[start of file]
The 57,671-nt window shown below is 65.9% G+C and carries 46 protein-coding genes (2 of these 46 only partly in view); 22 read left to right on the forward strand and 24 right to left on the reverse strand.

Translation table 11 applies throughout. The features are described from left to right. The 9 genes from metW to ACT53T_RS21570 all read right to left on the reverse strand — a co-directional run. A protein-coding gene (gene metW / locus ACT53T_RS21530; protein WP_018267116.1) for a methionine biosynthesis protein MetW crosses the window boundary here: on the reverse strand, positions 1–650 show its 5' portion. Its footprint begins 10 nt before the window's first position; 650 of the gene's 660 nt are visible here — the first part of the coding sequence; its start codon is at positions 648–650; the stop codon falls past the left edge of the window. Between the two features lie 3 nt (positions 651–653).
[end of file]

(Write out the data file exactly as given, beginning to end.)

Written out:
The 57,671-nt window shown below is 65.9% G+C and carries 46 protein-coding genes (2 of these 46 only partly in view); 22 read left to right on the forward strand and 24 right to left on the reverse strand.

Translation table 11 applies throughout. The features are described from left to right. The 9 genes from metW to ACT53T_RS21570 all read right to left on the reverse strand — a co-directional run. A protein-coding gene (gene metW / locus ACT53T_RS21530; protein WP_018267116.1) for a methionine biosynthesis protein MetW crosses the window boundary here: on the reverse strand, positions 1–650 show its 5' portion. Its footprint begins 10 nt before the window's first position; 650 of the gene's 660 nt are visible here — the first part of the coding sequence; its start codon is at positions 648–650; the stop codon falls past the left edge of the window. Between the two features lie 3 nt (positions 651–653).